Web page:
The present invention relates to water-thin emulsions prepared by high pressure homogenization, in the presence of a non-phospholipid, non-ethoxylated “pseudoemulsifier” having a chemical composition comprising at least one hydrophobic moiety, and at least one polar moiety, the size and/or the planar arrangement of the hydrophobic and polar moieties being asymmetrical with respect to each other. Preferably, the pseudoemulsifier contains at least two of one or of both of the types of moieties. Although not ordinarily effective for use alone in maintaining stability of emulsions, the pseudoemulsifiers have been shown to be highly effective in maintaining the stability of these water-thin emulsion, even at very low levels, i.e., less than 1%, and in addition are very mild and non-irritating to the skin. The water-thin emulsions find a variety of uses as a base for both cosmetic and pharmaceutical products. The invention also provides a method for producing a water-thin emulsion, comprising mixing oil and water phases in the presence of the pseudoemulsifier, and subjecting the mixture to high pressure homogenization.
The emulsions of the invention have substantially no viscosity, i.e., they exhibit approximately the consistency of water. The admission consistency of the emulsions is primarily due to their processing under high pressure homogenization. In brief, the emulsion is prepared, in accordance with art-recognized techniques, by forming a crude mixture of the oil and water phases, in the presence of the appropriate emulsifier (as defined in more detail below), and passing it through a high pressure homogenizer for a time sufficient to achieve a stable emulsion. The pressure sufficient to achieve the stable emulsion ranges from about 15,000 to about 45,000 psi, or about 1000-3100 bar, preferably about 1300-3000 bar, utilizing one or more passes. Suitable homogenizers for this purpose are commercially available; these include a microfluidizer, Dee Bee 2000 (BEE International) and Cavitator (Five Star International). The preferred emulsion is an oil-in-water emulsion.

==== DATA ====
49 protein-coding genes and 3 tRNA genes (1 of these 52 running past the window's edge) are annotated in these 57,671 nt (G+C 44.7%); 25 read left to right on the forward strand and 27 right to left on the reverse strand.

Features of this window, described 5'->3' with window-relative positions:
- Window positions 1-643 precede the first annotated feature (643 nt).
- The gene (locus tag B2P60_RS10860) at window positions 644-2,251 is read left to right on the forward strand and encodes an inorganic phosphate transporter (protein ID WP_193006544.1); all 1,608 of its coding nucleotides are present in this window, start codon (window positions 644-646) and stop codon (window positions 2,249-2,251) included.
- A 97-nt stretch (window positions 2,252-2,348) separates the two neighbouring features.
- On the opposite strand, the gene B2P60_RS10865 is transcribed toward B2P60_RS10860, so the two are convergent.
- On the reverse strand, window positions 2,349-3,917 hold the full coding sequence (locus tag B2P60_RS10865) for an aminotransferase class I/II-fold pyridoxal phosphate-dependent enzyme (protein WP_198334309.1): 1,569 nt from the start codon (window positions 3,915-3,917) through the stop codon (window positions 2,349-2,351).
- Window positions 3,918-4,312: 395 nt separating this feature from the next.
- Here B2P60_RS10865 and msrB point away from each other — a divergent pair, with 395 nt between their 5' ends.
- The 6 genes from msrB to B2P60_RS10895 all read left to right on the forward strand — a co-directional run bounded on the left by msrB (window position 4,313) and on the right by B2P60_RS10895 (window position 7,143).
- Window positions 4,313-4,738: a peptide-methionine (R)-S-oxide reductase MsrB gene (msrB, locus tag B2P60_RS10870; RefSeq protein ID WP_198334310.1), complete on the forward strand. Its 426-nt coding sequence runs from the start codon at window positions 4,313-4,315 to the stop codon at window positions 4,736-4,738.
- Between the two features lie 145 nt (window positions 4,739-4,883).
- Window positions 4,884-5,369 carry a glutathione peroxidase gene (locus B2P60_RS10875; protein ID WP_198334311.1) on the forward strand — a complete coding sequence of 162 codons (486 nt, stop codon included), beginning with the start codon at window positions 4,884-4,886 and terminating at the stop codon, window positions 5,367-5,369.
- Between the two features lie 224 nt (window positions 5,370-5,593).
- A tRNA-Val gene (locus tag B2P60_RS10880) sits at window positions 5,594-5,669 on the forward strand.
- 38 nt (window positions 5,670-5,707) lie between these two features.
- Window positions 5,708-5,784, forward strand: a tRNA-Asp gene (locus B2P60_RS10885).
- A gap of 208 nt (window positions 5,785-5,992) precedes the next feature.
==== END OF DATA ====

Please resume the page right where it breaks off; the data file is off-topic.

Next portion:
While the homgenization process is important in obtaining the appropriate consistency of the emulsion, this aspect alone is not unique. The water-thin emulsions of the present invention utilize a type of non-ethoxylated, non-phospholipid “pseudoemulsifier”, i.e., a compound or compounds that are not traditionally considered or used as emulsifiers, and/or which, when used alone in a traditional emulsion, are ordinarily not capable of stabilizing the emulsion at the very low levels used in the present invention. The type of emulsifier used is a non-ethoxylated, non-phospholipid having a chemical composition containing both hydrophobic moieties and polar (or hydrophilic) moieties, but with an asymmetrical molecular arrangement of the moieties. By “asymmetrical” is meant that the different moieties are of different sizes (e.g., short chain vs. long chain) and/or shapes (e.g., straight chain vs. cyclic), and/or are arranged in different three-dimensional planes within the composition. Preferably, the pseudoemulsifier is a single compound in which there are at least two of either the hydrophilic or hydrophobic moieties. The moieties of a given type may be the same or-different, but are preferably different from each other, e.g., a compound will preferably have at least two different hydrophilic moieties, and/or at least two different hydrophobic moieties. Hydrophobic moieties can be any primarily hydrocarbon moiety, including, but not limited to, C1-40 linear or branched, substituted or unsubstituted alkyl, cycloalkyl, alkylene, alkaryl, or aryl groups. The polar or hydrophilic moieties are, for example, hydroxyl, carboxyl, ester, or amide groups, or hydrocarbon moieties that are highly substituted with such polar groups, or combinations thereof. Preferably, the moieties of the same type in a compound are also unequal in size or shape, for example, the hydrophobic moieties can be an alkyl and an aryl group, or two alkyls of different chain length. It is most preferable that the pseudoemulsifier have at least one closed, rigid structure, which can be either hydrophilic or hydrophobic in nature, for example, an aliphatic ring with ether, ester or amide linkages, or an aromatic ring, the rigid structure being anchored by at least one long-chain, i.e., C8-22, straight or branched hydrophobe or hydrophile, and one or two short chain hydrophiles or hydrophobes. Particularly preferred long-chain moieties are C8-22 fatty acid moieties, such as stearate or palmitate. Schematic illustrations of some possible different arrangements of groups in a single compound are shown in FIG.